As I write this, more states are relaxing their restrictions. But for fuel companies, the “new normal” is likely to look pretty similar to what you have you have been experiencing. Techs wearing masks and using safety protocols in customers’ homes. Losing employees for weeks/months at a time when they get sick. Shutting down your office, or part of it, temporarily if someone tests positive. Customers feeling reluctant about letting you into their homes.
If we successfully flatten the curve while measures are relaxed, we will inevitably see a rebound of sickness and death. Some of your customers and employees will get acclimated to this higher level of risk, just as some people ride motorcycles without helmets, vape or root for the Jets. But many others will react by retrenching—being anxious about letting you into their homes and putting off expenditures. Some of your employees will be reluctant to go into customers’ homes or your office. A sizable number of customers will be under severe financial pressure, and will fall behind on their bills.
What can you do about all this? What steps should you take to protect your business and employees? How do you shape aspects of your company to mitigate the revenue loss? Are there ways to make lemonade out of lemons?
Over the last six weeks, we’ve been in touch with hundreds of oil, propane and HVAC companies. We’ve been collecting data from more than 125 oil and propane websites we manage. We have also been moderating biweekly Zoom meetings of our Breakthrough Groups™, whose members have been especially helpful to one another during this fluid situation.
I’ve assembled some of the better ideas I’ve heard, along with insights we’ve gleaned on our own. I hope they are helpful. Feel free to contact me if there’s anything you’d like to discuss.
From a sales and marketing perspective, you need to play with the wind, not against it. Win the safety battle. While customers are cutting back on many purchases, they are prioritizing spending on their homes. But if they don’t think you are taking precautions, they’ll either put off purchases and service, or get it done by someone else.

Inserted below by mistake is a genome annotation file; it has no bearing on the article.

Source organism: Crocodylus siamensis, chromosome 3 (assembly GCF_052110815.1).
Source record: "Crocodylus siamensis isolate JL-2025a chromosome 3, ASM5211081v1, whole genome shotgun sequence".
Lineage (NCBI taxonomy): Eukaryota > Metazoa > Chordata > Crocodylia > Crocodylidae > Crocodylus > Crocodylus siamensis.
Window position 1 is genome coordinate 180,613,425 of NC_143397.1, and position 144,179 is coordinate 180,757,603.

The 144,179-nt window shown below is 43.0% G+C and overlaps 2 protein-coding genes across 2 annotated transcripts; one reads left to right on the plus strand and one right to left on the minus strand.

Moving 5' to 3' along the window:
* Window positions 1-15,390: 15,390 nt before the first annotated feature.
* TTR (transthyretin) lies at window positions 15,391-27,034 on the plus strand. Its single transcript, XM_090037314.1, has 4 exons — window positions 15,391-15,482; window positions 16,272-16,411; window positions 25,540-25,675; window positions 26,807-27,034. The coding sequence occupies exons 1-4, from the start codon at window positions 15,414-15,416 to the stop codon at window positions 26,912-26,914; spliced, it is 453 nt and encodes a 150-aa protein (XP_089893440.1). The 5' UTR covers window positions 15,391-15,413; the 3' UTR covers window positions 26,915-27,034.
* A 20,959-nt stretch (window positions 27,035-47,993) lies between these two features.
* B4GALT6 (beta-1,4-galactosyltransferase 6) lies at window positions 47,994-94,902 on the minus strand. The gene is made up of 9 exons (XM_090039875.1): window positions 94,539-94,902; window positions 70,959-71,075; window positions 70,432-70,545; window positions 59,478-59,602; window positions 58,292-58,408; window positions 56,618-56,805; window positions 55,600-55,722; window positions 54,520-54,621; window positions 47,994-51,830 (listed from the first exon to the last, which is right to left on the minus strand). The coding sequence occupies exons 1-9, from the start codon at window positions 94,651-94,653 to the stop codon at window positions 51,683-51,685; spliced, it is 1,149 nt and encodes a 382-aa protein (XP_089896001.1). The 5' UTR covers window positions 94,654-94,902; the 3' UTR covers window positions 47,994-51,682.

Think like customers, and help them feel OK about letting you in their homes. The key messages are:
This structure applies to many aspects of selling service and equipment. You should integrate these themes into your advertising and sales pitches and build them into your daily operating procedures.
To win the safety battle:
Most people will appreciate it. This is what they want from the people they do business with, and it is unlikely to change in the near future.
On a related note, give your employees scripts to follow when trying to perform tune-ups or installations with customers. One of our Breakthrough Group members was frustrated that tune-ups were only running at only 15% of normal. He listened to his people trying to make appointments. “Would it be OK if we came to do your tune-up?” Of course, large numbers simply said, “No, I’d rather wait.” So, he scripted a message that emphasized all the precautions they’d take, and why it was in the customer’s interests to get this handled now. The number of appointments doubled. Good communication works.
In times of crisis, your customers appreciate hearing from you more often than many of you realize. For example, when things started shutting down, we created emails for our clients to send to customers about going remote, closing offices to visitors, precautions they were taking, etc. Some of our clients resisted this, thinking “Everyone is getting tons of emails from the banks, airlines, etc. People won’t bother reading it.” Well, they were wrong.